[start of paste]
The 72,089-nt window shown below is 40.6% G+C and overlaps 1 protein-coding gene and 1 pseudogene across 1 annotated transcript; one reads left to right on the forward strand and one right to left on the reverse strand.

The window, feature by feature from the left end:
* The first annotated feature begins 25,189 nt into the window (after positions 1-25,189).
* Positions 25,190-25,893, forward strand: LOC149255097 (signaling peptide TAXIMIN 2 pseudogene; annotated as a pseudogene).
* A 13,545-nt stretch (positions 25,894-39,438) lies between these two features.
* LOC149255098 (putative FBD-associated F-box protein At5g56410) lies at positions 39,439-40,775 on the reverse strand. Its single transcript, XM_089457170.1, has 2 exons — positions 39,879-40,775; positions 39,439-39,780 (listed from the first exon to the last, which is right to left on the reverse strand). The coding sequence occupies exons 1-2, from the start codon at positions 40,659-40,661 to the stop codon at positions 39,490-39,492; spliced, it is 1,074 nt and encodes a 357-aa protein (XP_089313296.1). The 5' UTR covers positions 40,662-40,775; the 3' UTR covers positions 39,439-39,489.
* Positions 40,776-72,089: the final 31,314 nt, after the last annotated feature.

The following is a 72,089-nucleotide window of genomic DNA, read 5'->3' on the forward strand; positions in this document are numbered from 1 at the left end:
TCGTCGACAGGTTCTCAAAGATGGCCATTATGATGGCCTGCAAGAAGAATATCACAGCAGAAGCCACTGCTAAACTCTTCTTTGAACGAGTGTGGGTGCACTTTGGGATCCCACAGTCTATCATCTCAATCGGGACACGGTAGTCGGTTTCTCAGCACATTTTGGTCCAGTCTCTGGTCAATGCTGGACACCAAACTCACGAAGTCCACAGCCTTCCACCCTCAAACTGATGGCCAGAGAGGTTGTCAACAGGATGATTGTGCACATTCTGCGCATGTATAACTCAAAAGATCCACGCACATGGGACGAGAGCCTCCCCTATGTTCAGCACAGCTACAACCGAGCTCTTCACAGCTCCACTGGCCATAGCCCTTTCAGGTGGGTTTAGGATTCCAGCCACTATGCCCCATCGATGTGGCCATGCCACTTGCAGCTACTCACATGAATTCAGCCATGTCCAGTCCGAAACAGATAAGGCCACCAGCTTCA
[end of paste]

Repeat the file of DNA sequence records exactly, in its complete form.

The 72,089-nt window shown below is 40.6% G+C and overlaps 1 protein-coding gene and 1 pseudogene across 1 annotated transcript; one reads left to right on the forward strand and one right to left on the reverse strand.

The window, feature by feature from the left end:
* The first annotated feature begins 25,189 nt into the window (after positions 1-25,189).
* Positions 25,190-25,893, forward strand: LOC149255097 (signaling peptide TAXIMIN 2 pseudogene; annotated as a pseudogene).
* A 13,545-nt stretch (positions 25,894-39,438) lies between these two features.
* LOC149255098 (putative FBD-associated F-box protein At5g56410) lies at positions 39,439-40,775 on the reverse strand. Its single transcript, XM_089457170.1, has 2 exons — positions 39,879-40,775; positions 39,439-39,780 (listed from the first exon to the last, which is right to left on the reverse strand). The coding sequence occupies exons 1-2, from the start codon at positions 40,659-40,661 to the stop codon at positions 39,490-39,492; spliced, it is 1,074 nt and encodes a 357-aa protein (XP_089313296.1). The 5' UTR covers positions 40,662-40,775; the 3' UTR covers positions 39,439-39,489.
* Positions 40,776-72,089: the final 31,314 nt, after the last annotated feature.

The following is a 72,089-nucleotide window of genomic DNA, read 5'->3' on the forward strand; positions in this document are numbered from 1 at the left end:
TCGTCGACAGGTTCTCAAAGATGGCCATTATGATGGCCTGCAAGAAGAATATCACAGCAGAAGCCACTGCTAAACTCTTCTTTGAACGAGTGTGGGTGCACTTTGGGATCCCACAGTCTATCATCTCAATCGGGACACGGTAGTCGGTTTCTCAGCACATTTTGGTCCAGTCTCTGGTCAATGCTGGACACCAAACTCACGAAGTCCACAGCCTTCCACCCTCAAACTGATGGCCAGAGAGGTTGTCAACAGGATGATTGTGCACATTCTGCGCATGTATAACTCAAAAGATCCACGCACATGGGACGAGAGCCTCCCCTATGTTCAGCACAGCTACAACCGAGCTCTTCACAGCTCCACTGGCCATAGCCCTTTCAGGTGGGTTTAGGATTCCAGCCACTATGCCCCATCGATGTGGCCATGCCACTTGCAGCTACTCACATGAATTCAGCCATGTCCAGTCCGAAACAGATAAGGCCACCAGCTTCA